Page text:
Economists like to talk about the job market in terms of employer and candidate markets. The basic difference? The party with more control. In an employer market, as we experienced a year ago after the pandemic, employers have all the power in the world. A ton of people are applying. Companies have their choice of active and passive candidates.
That's not the market we're living in right now. Candidates have the power. Around the world, companies are seeing fewer applications and having more people drop out of the process because they already have an offer in hand.
Still, so many hiring managers still believe they’re living in an employer market. They value speed over effectiveness and encourage teams to recycle old tactics to facilitate speed. However, current conditions are unlike any job market recruiters have seen. The “tried and true” job posting templates aren't working anymore — but there are some ways to refresh old these old templates for newfound success.
Back To Basics: Job Descriptions vs. Job Postings
Often in that effort for speed, talent acquisition teams post job descriptions instead of job postings then wonder why there are no qualified applications. The truth? No candidate is just dying to read a legal document unless they want to be a lawyer. They want to get an insider look at the work. Let me explain.
Job descriptions are legal agreements for work. Job postings are for marketing a role. They give candidates a glimpse into what a job is really like. The purpose of a job posting is to get someone to say, "Yes, I want to do this work. Yes, I can do this. I'll apply now." A job description's purpose is to understand the minimum requirements and, in case an employee is not meeting that baseline down the road, a company has a mutual agreement in writing on what those job requirements actually are.
Ultimately, better baseline job posting templates and tactics will continuously improve outcomes. If you want to equip your talent team for success in any candidate or employer market, crafting better job postings should be near the top of your list.
What Makes a Good (and Unbiased) Job Posting?
Making a job posting good is not just adding some storytelling then slapping the legal lingo to the end. A good job posting goes beyond that preview and truly conveys what the hiring manager is looking for, including what goals you will accomplish. You will gather this intel during the hiring manager intake.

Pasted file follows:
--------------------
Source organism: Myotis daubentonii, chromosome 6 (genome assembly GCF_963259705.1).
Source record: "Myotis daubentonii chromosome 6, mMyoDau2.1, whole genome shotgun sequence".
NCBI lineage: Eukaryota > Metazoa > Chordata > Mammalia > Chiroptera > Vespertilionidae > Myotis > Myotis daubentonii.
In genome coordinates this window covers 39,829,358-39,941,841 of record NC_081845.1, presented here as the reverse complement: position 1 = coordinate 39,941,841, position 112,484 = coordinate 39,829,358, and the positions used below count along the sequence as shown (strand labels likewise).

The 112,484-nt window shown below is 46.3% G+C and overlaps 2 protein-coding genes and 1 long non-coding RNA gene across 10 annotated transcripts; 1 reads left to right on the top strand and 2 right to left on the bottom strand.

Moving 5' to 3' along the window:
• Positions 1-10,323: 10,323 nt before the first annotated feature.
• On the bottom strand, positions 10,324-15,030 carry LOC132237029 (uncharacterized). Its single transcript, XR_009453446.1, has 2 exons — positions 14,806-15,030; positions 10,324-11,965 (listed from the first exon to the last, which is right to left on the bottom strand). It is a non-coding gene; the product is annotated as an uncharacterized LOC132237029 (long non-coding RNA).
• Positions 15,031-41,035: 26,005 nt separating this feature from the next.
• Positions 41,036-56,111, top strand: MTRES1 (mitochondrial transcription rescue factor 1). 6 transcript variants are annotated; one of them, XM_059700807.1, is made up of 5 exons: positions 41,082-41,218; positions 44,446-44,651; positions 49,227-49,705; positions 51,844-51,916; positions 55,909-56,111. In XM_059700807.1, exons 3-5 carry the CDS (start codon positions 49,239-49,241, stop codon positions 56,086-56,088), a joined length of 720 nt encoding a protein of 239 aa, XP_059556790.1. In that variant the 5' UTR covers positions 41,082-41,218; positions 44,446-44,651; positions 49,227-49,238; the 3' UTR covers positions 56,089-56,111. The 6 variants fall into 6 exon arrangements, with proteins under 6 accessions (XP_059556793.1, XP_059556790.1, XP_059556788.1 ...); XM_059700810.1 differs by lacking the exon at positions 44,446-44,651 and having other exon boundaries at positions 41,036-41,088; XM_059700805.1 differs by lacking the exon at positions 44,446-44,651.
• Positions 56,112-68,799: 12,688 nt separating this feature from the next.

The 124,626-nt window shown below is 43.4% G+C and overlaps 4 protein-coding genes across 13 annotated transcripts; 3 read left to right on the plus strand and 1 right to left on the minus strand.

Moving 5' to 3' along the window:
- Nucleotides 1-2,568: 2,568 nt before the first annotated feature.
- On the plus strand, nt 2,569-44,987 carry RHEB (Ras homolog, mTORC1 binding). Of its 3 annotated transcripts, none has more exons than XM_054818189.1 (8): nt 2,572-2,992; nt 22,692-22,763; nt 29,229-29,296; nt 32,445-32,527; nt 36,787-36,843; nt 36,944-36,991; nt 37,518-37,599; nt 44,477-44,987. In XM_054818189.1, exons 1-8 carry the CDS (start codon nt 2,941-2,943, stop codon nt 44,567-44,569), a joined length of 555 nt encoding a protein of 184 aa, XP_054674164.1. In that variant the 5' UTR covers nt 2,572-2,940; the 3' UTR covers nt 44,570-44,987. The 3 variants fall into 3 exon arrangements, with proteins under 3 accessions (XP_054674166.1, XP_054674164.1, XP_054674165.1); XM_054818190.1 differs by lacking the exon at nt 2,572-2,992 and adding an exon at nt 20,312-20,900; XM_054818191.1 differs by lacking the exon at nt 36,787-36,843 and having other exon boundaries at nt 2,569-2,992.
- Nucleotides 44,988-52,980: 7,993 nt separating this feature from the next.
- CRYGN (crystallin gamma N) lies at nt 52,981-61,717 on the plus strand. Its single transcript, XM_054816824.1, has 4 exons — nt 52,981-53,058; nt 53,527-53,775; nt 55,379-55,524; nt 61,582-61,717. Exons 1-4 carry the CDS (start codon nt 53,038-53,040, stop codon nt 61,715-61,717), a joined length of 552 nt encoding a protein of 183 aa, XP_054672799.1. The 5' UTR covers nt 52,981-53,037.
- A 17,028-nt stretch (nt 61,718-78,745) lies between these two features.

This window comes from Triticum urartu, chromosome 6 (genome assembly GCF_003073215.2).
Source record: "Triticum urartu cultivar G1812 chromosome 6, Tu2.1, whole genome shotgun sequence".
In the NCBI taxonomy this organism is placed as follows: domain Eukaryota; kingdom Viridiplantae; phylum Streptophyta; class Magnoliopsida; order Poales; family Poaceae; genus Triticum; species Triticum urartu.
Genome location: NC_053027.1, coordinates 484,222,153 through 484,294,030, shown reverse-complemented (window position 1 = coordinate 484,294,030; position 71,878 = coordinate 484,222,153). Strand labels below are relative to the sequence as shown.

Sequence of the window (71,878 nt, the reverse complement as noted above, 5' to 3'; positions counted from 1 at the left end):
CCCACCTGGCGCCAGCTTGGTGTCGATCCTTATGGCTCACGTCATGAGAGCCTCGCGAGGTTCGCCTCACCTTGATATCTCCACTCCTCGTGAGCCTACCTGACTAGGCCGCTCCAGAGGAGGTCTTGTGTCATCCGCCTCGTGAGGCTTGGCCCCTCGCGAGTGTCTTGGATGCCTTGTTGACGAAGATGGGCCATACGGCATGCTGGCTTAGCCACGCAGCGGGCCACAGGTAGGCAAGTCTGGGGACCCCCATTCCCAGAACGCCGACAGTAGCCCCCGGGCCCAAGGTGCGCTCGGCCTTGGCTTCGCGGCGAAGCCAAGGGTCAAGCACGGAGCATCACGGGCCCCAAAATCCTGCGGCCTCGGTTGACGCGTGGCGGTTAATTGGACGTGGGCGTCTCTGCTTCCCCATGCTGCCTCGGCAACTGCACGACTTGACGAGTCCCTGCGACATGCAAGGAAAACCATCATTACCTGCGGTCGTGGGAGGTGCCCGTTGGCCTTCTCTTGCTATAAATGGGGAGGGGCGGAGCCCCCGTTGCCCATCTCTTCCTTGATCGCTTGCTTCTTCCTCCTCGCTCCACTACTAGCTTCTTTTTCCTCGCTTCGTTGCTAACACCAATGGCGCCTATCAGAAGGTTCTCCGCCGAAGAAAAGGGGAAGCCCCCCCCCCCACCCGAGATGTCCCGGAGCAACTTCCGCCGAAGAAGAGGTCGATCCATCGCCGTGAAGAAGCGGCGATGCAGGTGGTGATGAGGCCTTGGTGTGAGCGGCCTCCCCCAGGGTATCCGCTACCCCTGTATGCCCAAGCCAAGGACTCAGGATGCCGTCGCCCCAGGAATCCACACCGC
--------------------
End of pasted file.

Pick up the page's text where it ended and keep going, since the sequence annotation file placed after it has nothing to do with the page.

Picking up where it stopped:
During your hiring manager intake, ask questions that help your manager imagine how work will function or improve when that new hire has been working for three to six months. These questions help the hiring manager understand what they're looking for, create a mutual understanding of what good means, and immediately help you write a better job posting. Talk about how they work with the team and what the best teammates have in common. If you need some guidance here, I have a hiring manager interview template you can download here.
Here's one thing you shouldn't ask for — lists. I'm not sure when this "give me a list" intake style started, but it's often the basis of bias. Wish lists are just that — wishful. They stop qualified people from applying to your jobs.
3 Areas to Find and Remove Bias From a Job Posting
Here are a few ways bias can show up in a job posting when it comes to requirements formed via wish lists:
1. Years of Experience
If you can't tell me the difference between what you know at 9 or 10 years, you're not qualifying anyone. You're asking for someone older. Don't quantify work. Instead, qualify people by writing about experiences that would prepare them for this work.
2. College Degree
College is a privilege, not a right. Unless this person uses a license or degree information every day, it's probably not necessary. I run an entire company and I can't tell you the last time I used something I learned in my degree program.
3. Gender-biased Language
The topic of gender-biased language has received a lot of attention — and for good reason. It is helping companies attract candidates of every gender. However, it can also be inherently biased. The distinction of masculine and feminine words leaves out every other identity. With that said, be sure to vet your technology and assure the system you invest in will go beyond gender binaries to align with your belonging, diversity, and equity strategy.
While the current state of job postings is a bit messy regardless of the market, you can lead the change and build a more effective and inclusive process by updating and revising your job postings.
Start by removing these three points of bias and watch the extraordinary talent you’ve been missing begin to roll in.